By Molly Loughman
In his short tenure at Emerson College, Communication Studies Assistant Professor Deion Hawkins, has led the one-year-old Emerson Forensics team to regional and national success — efforts earning him the recognition of the oldest forensics honorary Association in America, Pi Kappa Delta.
The National Council of Pi Kappa Delta is awarding Hawkins this fall with the Bob Derryberry Award, which recognizes excellence among intercollegiate forensics educators who have been teaching for five years or less.
“It is amazing and I’m humbled. It’s also incredibly important for me because I am one of the few black directors in the country. So for a national organization to award me a distinguished award is also inspiring; I want other coaches of color to see and hopefully, it will help them see themselves in forensics,” said Hawkins, who credits forensics to saving his life as a small, shy queer black kid who eventually found himself in forensics.
“My quirks weren’t just tolerated, but celebrated. So I want to give students the same opportunities I had. My favorite part is by far seeing the students grow. They ALWAYS are overwhelmed for the first two to three weeks, but usually when they attend a tournament, they fall in love with the activity.”
Last spring, without any prior experience, Emerson’s five-person forensics team, under Hawkins’s direction, won first place in multiple categories against 500 other students during the Delta 2019 Biennial Convention and Tournament at Hofstra University. One of those students includes Political Communication major Sara Hathaway ’22, who says Hawkins’s leadership has taught her many things, from thinking outside the box during debate rounds to constructing a speech on a social justice issue – and ultimately, learning the power of one’s voice.
“He inspires us to believe in ourselves and our capabilities, and he believes in us, which makes us believe in ourselves. I think that is a super powerful quality in a coach. I have learned that my voice is powerful, and I am capable of using my voice to enact change,” said Hathaway, noting Hawkins doesn’t compel students to compete if they’re not ready or confident in their work.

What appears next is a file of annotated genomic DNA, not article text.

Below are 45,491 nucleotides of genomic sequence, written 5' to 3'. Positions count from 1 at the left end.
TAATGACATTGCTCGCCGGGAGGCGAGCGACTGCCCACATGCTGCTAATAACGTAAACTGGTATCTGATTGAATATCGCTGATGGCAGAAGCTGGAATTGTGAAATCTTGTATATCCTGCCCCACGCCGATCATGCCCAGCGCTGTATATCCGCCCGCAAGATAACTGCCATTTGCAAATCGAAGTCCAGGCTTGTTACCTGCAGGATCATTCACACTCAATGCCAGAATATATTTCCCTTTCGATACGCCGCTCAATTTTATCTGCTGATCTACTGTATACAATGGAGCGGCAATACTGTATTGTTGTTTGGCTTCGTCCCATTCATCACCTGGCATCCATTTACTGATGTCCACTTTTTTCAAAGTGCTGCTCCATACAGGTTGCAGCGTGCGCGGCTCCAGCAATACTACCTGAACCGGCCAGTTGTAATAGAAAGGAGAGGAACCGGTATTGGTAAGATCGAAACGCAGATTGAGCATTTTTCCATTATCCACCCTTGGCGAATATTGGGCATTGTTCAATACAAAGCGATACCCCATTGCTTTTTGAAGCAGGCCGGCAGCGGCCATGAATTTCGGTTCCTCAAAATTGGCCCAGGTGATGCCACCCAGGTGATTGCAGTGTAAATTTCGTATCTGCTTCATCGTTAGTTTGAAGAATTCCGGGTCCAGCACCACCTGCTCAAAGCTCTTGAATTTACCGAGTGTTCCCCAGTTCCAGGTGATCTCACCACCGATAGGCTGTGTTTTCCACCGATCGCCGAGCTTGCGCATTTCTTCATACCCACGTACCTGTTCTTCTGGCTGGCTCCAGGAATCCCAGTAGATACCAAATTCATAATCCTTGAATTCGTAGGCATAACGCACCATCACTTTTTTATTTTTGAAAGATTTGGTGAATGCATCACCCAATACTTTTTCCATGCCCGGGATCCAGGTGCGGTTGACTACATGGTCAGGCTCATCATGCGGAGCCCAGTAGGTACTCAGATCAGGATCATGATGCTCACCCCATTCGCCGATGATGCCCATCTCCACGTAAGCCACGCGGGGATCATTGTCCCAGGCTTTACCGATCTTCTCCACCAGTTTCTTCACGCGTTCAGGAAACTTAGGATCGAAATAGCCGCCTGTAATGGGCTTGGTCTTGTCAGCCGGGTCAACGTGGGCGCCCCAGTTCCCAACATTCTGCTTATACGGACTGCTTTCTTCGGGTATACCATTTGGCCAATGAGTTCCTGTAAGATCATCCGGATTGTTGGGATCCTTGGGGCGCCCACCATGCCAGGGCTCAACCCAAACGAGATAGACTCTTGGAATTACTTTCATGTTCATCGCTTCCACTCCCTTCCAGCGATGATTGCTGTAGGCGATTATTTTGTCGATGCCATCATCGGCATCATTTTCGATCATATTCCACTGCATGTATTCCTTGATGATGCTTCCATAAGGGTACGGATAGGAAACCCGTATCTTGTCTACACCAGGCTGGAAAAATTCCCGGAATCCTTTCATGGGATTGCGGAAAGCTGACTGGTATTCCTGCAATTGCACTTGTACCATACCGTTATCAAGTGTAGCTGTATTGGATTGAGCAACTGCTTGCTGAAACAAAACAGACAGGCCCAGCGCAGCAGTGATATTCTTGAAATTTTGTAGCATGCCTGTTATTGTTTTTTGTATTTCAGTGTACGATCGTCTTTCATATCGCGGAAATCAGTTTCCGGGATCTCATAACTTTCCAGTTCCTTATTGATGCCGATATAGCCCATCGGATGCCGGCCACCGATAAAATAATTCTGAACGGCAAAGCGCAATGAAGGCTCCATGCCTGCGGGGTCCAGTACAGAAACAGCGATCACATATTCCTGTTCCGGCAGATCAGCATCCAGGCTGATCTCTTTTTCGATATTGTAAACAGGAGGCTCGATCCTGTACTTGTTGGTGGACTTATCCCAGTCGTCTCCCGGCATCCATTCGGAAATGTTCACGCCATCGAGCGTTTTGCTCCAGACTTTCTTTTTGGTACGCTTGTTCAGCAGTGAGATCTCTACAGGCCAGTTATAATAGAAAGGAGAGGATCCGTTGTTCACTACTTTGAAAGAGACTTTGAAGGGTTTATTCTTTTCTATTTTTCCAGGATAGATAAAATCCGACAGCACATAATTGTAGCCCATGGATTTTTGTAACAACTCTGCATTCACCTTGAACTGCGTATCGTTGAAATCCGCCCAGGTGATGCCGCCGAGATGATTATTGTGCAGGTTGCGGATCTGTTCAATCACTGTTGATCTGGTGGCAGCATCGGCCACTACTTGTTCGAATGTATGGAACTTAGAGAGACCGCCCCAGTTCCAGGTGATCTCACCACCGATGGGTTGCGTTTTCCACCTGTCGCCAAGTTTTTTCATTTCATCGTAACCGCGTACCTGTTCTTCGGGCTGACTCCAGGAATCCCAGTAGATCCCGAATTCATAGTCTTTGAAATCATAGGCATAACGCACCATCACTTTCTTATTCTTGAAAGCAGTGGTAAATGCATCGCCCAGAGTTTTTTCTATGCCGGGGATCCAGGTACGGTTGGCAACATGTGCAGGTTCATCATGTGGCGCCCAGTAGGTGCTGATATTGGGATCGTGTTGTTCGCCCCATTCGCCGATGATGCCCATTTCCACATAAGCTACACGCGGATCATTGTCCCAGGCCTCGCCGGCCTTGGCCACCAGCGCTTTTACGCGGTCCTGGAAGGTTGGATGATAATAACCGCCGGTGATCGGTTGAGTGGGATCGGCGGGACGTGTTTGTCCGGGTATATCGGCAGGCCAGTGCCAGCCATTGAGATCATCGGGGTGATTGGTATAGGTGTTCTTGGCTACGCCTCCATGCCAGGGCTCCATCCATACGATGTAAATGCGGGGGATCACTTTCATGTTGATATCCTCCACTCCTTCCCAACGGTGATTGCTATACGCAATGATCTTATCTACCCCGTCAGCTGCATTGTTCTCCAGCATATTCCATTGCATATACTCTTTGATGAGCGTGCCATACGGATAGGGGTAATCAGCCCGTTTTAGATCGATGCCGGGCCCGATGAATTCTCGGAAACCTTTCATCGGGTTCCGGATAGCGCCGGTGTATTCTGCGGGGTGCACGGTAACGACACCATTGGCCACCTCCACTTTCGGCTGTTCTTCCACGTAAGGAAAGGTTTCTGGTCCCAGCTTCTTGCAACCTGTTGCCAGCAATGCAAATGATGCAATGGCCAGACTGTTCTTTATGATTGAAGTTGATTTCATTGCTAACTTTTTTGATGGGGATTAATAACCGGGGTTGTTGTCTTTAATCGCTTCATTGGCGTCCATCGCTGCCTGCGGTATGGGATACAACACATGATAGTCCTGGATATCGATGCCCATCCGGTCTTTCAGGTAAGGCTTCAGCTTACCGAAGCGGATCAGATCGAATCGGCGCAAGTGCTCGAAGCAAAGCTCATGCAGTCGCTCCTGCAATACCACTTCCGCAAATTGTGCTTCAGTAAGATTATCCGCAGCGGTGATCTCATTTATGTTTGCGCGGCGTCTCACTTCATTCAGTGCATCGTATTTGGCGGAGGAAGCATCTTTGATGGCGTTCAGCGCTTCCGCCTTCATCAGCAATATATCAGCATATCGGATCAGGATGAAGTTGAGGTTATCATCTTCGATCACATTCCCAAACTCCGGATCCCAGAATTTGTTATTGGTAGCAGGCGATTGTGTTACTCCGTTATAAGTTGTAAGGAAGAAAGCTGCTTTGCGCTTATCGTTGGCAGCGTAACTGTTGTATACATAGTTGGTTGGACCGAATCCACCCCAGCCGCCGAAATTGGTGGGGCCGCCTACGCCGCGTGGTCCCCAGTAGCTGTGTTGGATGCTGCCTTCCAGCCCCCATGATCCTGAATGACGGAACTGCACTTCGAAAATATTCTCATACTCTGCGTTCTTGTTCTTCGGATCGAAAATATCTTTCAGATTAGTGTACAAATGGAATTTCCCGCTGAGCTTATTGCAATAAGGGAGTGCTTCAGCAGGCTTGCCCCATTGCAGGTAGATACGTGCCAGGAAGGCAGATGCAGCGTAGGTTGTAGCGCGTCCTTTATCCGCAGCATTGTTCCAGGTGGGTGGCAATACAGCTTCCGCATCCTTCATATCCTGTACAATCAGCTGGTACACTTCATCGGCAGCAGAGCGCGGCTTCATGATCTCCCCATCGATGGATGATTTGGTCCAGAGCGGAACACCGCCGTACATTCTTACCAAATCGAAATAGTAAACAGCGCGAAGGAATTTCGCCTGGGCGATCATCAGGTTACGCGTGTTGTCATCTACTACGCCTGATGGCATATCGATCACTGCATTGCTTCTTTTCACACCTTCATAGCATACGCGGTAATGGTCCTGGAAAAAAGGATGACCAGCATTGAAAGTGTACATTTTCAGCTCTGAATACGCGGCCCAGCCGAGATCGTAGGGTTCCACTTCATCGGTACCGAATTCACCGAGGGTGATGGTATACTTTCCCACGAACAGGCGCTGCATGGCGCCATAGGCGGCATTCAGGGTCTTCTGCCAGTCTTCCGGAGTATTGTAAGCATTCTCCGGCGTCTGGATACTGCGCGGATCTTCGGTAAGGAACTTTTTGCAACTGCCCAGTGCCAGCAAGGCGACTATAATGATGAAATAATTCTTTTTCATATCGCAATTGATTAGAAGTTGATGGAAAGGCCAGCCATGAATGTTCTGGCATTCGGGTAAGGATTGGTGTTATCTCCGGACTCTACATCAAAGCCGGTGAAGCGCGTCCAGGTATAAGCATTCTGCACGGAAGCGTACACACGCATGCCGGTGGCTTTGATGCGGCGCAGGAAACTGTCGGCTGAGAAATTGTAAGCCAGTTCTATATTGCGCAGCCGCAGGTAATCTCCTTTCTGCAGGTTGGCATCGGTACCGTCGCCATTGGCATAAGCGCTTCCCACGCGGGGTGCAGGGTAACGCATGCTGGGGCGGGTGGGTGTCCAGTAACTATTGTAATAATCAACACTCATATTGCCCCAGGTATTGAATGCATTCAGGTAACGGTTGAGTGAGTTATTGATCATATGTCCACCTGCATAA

“He asks us what we feel we need to improve on, and works on those specific things with us. His way of coaching is not top down and it never feels like he is working against us — always with us. You can tell he cares about us as not just competitors, but also as people and students. He is the best mentor/coach I could ever ask for.”
Forensics hones the skills of civil discourse, along with critical thinking and presentation. These are invaluable experiences and skills for everyone, explained Tomeka Robinson, Pi Kappa Delta’s past president and director of Hofstra University’s award-winning forensics team. “The Emerson Forensics team is a group of hardworking, and also humble students. I see them at a number of tournaments throughout the year and they are always a delight to judge.”
In just a year since Hawkins’s arrival at Emerson, the newborn forensics team has grown to eight students.
“I am so incredibly proud of the progress we’ve made already,” Hawkins says. “In the next couple of years, I hope to see the team grow and potentially win some team awards at nationals. We have observed quite a bit of individual success, but I want to push the team to win some team based accolades. My long term goal is to have Emerson Forensics in the top 30 at nationals! I know it can happen.”